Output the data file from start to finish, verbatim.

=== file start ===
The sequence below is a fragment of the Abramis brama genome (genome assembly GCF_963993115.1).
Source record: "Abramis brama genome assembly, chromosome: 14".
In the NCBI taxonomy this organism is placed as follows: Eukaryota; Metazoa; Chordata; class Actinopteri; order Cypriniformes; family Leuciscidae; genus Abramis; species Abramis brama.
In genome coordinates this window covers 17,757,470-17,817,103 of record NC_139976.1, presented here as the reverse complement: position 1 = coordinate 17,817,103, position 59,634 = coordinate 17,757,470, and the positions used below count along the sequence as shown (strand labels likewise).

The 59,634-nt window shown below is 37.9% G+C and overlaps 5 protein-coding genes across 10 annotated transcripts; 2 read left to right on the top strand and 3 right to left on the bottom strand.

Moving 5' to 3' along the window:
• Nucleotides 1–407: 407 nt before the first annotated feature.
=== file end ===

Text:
The sequence below is a fragment of the Abramis brama genome (genome assembly GCF_963993115.1).
Source record: "Abramis brama genome assembly, chromosome: 14".
In the NCBI taxonomy this organism is placed as follows: Eukaryota; Metazoa; Chordata; class Actinopteri; order Cypriniformes; family Leuciscidae; genus Abramis; species Abramis brama.
In genome coordinates this window covers 17,757,470-17,817,103 of record NC_139976.1, presented here as the reverse complement: position 1 = coordinate 17,817,103, position 59,634 = coordinate 17,757,470, and the positions used below count along the sequence as shown (strand labels likewise).

The 59,634-nt window shown below is 37.9% G+C and overlaps 5 protein-coding genes across 10 annotated transcripts; 2 read left to right on the top strand and 3 right to left on the bottom strand.

Moving 5' to 3' along the window:
• Nucleotides 1–407: 407 nt before the first annotated feature.